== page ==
By Chris Cassidy
Republican state Rep. Geoff Diehl invoked Scott Brown’s shocking Senate upset, the Red Sox’ 2004 World Series victory and the Patriots’ historic come-from-behind Super Bowl win to launch his longshot bid to unseat Bay State U.S. Sen. Elizabeth Warren last night.
“Let’s make history again,” Diehl told a packed crowd at the VFW in his hometown of Whitman. “Let’s win the people’s seat back like we did in 2010. Let’s win like Tom Brady and the Patriots in 2017. Like Curt Schilling and the Red Sox in 2004.”
Diehl mostly focused on his political bio, but staked out positions on some issues, calling for secure borders, an end to illegal immigration, better veterans services, respect for police and smaller taxes.
The former state co-chairman for President Trump’s campaign also attacked Warren as opportunistic and woefully out of touch with Bay Staters.
“Your U.S. senator’s job No. 1 should not be writing books while serving in office and making $1.6 million in the process,” Diehl said. “Job No. 1 should not be to hope the administration fails and with it the hopes and dreams of Americans across the country who voted for him in November. And job number one for your U.S. senator should not be to just ask for re-election after doing nothing for four years … so she can run for president in 2020.”
Diehl has a huge uphill battle. He has practically no statewide name recognition and has a campaign balance of about $260,000. Warren has more than $11 million in her campaign bank account, and raised $8.7 million in the first half of this year alone. Pundits have already begun viewing her as a potential 2020 challenger to Trump, seeing her re-election in dark blue Massachusetts as a foregone conclusion.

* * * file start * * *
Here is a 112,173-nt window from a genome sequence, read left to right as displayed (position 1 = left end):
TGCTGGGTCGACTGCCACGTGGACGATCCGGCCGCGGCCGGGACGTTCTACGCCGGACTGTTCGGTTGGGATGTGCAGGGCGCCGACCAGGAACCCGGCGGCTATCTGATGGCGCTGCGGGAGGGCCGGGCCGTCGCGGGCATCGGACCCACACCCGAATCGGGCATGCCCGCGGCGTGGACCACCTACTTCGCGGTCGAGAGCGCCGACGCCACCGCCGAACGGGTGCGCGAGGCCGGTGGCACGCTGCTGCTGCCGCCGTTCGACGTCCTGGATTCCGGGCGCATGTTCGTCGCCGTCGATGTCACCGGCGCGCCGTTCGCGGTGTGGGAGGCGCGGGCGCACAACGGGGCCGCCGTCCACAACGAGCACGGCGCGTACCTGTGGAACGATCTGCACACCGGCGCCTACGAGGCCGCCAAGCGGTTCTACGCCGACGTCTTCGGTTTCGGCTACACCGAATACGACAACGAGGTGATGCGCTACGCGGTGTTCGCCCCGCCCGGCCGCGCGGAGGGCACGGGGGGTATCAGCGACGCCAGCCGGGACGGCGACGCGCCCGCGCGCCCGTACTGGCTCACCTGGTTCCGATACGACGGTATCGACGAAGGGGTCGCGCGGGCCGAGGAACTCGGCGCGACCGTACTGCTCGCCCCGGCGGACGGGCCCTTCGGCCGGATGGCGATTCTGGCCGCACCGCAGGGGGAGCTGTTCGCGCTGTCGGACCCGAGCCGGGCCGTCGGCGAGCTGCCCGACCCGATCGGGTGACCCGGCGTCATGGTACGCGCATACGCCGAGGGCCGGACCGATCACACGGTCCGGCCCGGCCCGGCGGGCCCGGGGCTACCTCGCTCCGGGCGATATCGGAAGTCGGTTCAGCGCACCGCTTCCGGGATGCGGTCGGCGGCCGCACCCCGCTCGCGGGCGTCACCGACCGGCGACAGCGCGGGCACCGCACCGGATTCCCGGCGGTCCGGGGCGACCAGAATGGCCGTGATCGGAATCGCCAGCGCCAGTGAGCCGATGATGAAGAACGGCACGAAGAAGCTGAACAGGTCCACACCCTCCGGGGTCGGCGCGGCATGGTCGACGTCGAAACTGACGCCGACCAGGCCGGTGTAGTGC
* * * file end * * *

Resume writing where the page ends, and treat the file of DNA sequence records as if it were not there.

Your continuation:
But those low expectations for Diehl could translate into disaster for Warren if he’s able to make the race close, or if he’s successful in drawing in national fundraising dollars and media attention.
Already, an anti-Warrensuper PAC, Deal Her Out, has been established to fight against Warren and stop any 2020 presidential aspirations in 2018 while she’s still a senator seeking re-election.
But Diehl must also first win his party’s primary.
Should he win the primary, he’ll be on the same ballot as Republican Gov. Charlie Baker — a moderate who has distanced himself from both Trump and House Speaker Paul Ryan.
It’s unclear whether Diehl and Baker would ever campaign together or even endorse each other.
Kickoff emcee John Dennis, the former Channel 7 sports anchor and onetime WEEI sports radio host, compared Warren to the Red Sox’ David Price.
“When they were both exposed as self-serving underachievers, they did nothing but point the finger, whine and complain and blame other people but themselves,” Dennis said. “They are both failures that we don’t need or want on our team.”
In 2014, Diehl led the ballot initiative to repeal the automatic state gas tax hike.
“They laughed at us,” Diehl said. “The media all laughed at us when we said we’d do it with all volunteers, but we did it.”
Earlier yesterday, Diehl touted the backing of a Red Sox legend turned conservative firebrand.
“I just got Curt Schilling’s endorsement about an hour ago,” Diehl excitedly told Herald Radio’s “Morning Meeting” show. “He said he is behind me until I prove otherwise that he shouldn’t be, which I think shouldn’t be an issue. So yeah, it’s exciting, great news.”
Chris Villani contributed to this report.
(c)2017 the Boston Herald